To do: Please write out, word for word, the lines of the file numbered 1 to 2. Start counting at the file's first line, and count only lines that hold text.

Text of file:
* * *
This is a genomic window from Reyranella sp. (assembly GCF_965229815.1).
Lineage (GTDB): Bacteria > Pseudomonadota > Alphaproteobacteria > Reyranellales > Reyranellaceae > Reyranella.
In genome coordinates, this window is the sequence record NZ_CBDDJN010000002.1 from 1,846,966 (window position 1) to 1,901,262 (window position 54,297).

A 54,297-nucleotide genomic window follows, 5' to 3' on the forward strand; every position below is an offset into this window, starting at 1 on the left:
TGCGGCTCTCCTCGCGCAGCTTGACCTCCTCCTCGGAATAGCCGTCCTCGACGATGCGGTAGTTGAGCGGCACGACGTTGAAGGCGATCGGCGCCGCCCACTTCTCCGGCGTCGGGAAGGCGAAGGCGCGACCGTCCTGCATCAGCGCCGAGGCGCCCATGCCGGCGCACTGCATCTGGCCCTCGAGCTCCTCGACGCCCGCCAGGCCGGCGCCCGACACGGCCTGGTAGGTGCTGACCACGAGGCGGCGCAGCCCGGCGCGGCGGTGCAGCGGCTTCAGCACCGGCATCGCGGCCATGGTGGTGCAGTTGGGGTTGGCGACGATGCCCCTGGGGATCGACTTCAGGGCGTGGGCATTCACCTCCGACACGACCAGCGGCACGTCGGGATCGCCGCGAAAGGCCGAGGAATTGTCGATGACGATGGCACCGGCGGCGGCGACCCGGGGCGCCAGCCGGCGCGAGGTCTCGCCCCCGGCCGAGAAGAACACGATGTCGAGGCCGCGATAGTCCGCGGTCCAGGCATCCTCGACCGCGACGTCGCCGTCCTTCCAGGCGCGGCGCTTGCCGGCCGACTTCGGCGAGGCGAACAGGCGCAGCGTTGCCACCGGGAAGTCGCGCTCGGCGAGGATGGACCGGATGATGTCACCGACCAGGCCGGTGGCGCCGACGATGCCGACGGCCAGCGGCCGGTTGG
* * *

This is a genomic window from Reyranella sp. (assembly GCF_965229815.1).
Lineage (GTDB): Bacteria > Pseudomonadota > Alphaproteobacteria > Reyranellales > Reyranellaceae > Reyranella.